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Motion to censure SSMU VP External fails by vote of 11-11-1

A motion to censure SSMU VP External JoëlPedneault failed at SSMU Council’s meeting last Thursday, March 29, with a narrow vote of 11 for, 11 against, and one abstention.

The motion, submitted to the floor by nine movers, cited several reasons to censure Pedneault, including his use of SSMU funds to print materials promoting a student strike, his decision to grant students and members of Coalition Large del’Association pour la Solidarite syndicale etudiante(CLASSE) after-hours access to the SSMU office, and his participation in picket lines at other Montreal universities. The motion also referenced the fact that last week the administration excludedPedneault from the university campus for five days.

The motion was addressed during confidential session and then debated in an open session in front of a full gallery, which included members of campus political groups, including the Mobilization Committee (Mob Squad) and the Moderate Political Action Committee (ModPAC).

In a subsequent vote, Council voted against debating in confidential session.

Kady Paterson, education representative and a mover of the motion, said that the motion was drafted on the day of Council.

“It’s us [movers] trying to keep our executive accountable and make sure that our constituents’ opinions are heard,” Paterson said.

SSMU president Maggie Knight opened the debate by emphasizing the gravity of a motion to censure.

“Censure implies misconduct. It implies that policies [and]  rules have been violated—not that somebody’s actions were disagreed with,” Knight said. “Regarding the concerns around VPPedneault’s political actions, I think it’s very important for the SSMU as it goes forward [to consider] that no executive, councillor, or any other member of the society be a scapegoat for policies people disagree with.”

Knight, who stated she would vote against the motion, continued to refute the clauses identifying the reasons for the censure. Among her reasons, she noted that allowing student activists supporting a SSMU mandate to use SSMU printers “could be entirely appropriate.”

“I’m not clear that [granting after-hours access toCLASSE members has] been proven to be true,” Knight said. “To my knowledge, there’s no written rule that says this is not allowed to happen, therefore it is not a specific violation.”

Senator and VP University Affairs-elect Haley Dinel explained her rationale for being a co-mover of the motion.

“It’s because of the actions, not because of the person,” she said. “It’s mainly because a lot of students this year have felt that the way the VP External portfolio [sic] has acted and has not [represented] undergraduates as a whole.”

Some councillors raised concerns of the lack of clarity of some current SSMU mandates.

“I think a lot of actions are being defended by the current mandate of [promoting] accessible education,” arts representative Joshua Fagen said. “Like councillor Hernandez was saying, ‘accessible’ is an extremely vague word. It’s very much open to interpretation.”

Several councillors were vocal about their concerns with the motion.

“I feel that this resolution to censure VP Pedneault would effectively mandate him to not do his job, which to me [is] a contradiction of what we should be promoting the executives to do,” Carol Fraser, VP Clubs and Services, said.  “The pull of Council is to promote executives to do their job. If this resolution passes, I don’t know exactly what VP Pedneault is expected to do.”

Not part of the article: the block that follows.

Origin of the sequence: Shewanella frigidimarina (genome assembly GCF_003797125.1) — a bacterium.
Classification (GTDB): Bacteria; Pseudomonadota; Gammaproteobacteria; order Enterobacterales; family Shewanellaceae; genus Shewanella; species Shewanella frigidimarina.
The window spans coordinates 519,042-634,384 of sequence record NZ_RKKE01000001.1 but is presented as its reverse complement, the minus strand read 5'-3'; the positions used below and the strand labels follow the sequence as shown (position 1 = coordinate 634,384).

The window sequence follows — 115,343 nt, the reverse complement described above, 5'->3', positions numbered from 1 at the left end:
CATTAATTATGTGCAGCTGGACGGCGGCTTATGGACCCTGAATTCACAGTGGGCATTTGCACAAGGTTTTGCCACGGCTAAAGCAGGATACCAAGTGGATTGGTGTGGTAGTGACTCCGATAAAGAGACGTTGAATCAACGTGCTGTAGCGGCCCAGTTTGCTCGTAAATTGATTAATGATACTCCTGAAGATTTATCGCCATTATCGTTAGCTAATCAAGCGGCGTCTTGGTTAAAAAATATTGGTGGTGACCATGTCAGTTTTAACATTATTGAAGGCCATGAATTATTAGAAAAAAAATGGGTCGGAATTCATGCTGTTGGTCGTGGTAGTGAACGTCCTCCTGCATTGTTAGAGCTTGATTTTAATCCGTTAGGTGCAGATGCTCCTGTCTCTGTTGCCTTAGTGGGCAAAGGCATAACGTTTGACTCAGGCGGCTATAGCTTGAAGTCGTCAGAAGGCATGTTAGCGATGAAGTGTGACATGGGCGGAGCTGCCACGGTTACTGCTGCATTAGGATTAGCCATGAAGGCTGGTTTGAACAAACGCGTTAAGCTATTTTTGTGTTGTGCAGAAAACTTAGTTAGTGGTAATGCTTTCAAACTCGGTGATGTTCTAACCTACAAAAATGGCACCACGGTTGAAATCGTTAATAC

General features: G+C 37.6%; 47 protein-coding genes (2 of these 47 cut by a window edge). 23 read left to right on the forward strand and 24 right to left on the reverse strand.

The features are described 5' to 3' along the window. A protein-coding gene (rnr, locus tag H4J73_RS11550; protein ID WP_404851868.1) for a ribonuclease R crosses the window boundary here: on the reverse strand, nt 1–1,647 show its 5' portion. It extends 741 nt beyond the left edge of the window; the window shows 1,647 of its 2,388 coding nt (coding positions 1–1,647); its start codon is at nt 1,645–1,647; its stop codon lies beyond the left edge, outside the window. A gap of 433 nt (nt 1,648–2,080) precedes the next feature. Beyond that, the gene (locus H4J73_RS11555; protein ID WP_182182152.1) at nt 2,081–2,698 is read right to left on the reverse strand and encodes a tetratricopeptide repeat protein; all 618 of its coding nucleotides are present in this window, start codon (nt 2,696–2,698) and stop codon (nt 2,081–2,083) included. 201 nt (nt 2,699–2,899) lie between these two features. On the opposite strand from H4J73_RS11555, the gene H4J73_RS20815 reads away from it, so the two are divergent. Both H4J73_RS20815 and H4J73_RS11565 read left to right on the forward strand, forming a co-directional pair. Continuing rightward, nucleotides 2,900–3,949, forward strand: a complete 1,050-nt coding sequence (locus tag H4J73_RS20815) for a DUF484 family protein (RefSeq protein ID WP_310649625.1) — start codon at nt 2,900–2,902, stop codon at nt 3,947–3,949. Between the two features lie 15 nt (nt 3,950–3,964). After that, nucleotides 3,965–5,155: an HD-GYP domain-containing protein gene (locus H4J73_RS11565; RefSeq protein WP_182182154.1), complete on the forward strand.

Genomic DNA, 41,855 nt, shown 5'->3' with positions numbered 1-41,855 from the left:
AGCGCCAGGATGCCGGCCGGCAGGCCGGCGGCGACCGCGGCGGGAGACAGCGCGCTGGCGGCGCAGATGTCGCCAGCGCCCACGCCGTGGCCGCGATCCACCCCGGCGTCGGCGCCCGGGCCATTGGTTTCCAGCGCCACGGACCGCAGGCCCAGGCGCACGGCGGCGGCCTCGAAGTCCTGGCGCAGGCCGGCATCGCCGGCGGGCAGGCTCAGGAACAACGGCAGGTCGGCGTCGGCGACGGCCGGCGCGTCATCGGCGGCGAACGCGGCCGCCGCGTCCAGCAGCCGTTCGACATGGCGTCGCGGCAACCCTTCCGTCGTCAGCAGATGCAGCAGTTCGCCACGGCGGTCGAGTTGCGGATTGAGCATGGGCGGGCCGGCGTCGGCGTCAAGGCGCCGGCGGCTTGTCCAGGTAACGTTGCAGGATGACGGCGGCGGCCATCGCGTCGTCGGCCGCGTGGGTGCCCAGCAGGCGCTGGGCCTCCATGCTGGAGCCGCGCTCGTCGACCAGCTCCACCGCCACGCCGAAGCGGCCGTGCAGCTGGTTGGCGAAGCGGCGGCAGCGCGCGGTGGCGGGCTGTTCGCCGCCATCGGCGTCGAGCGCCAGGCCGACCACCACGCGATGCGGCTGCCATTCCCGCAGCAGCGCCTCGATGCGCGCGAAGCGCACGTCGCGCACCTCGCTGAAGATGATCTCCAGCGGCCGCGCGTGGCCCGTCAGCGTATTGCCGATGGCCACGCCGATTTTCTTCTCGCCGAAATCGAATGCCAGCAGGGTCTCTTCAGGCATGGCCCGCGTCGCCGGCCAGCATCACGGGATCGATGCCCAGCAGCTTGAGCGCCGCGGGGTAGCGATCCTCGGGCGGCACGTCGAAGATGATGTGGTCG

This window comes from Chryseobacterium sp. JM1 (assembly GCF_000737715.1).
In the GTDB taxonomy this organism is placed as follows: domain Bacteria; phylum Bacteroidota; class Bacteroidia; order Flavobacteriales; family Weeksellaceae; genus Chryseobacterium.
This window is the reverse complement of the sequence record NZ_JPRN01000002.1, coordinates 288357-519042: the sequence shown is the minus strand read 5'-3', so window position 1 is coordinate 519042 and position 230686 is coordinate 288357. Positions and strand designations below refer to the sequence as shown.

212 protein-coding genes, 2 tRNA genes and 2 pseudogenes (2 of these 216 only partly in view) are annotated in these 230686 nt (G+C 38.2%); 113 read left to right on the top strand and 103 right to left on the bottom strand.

Arts representative Justin Fletcher described the atmosphere during debate as tense and emphasized the small margin of the final vote.

“It was crazy to hear that it was a tied vote with one abstention,” he said. “I think it reveals some of the divided sentiments on campus.”

Following the meeting, Pedneault said he was surprised that the motion was submitted.

“A lot of concerns they raised, I never had even gotten an email about,” Pedneault said, referencing the clauses regarding after-hours use of SSMU facilities. “The most shocking part of it was the allusion to disciplinary proceedings against me on campus,” he added.

“The discussion at SSMU is, ‘do we censure Joël Pedneault, in part because he was censured by the university in some way?’” he said. “I don’t see how it makes any sense in terms of challenging power dynamics and abuses of power, and I think it’s a real shame that that’s the discussion we have tonight instead of ‘do we condemn the university’s arbitrary exclusion of three students from campus for no clear reason and no clear procedure?’”

Both Fletcher and Paterson noted that the debate might have been different had it occurred in a confidential session, without the pressure of a majority pro-strike gallery.

“I think it’s fine that [the motion] didn’t pass,” Paterson said. “I think the point was to voice our concerns and air our problems, and actually give them some weight … I think that’s what we’ve done. Passing doesn’t matter.”

Pedneault noted that he will continue to support the strike and the Quebec student movement against tuition increases.

“If the censure motion had passed, I think I still would have been able to walk with my head high,” he said. “I don’t see myself as having committed anything wrong, overstepping any boundaries or going against SSMU mandates.”

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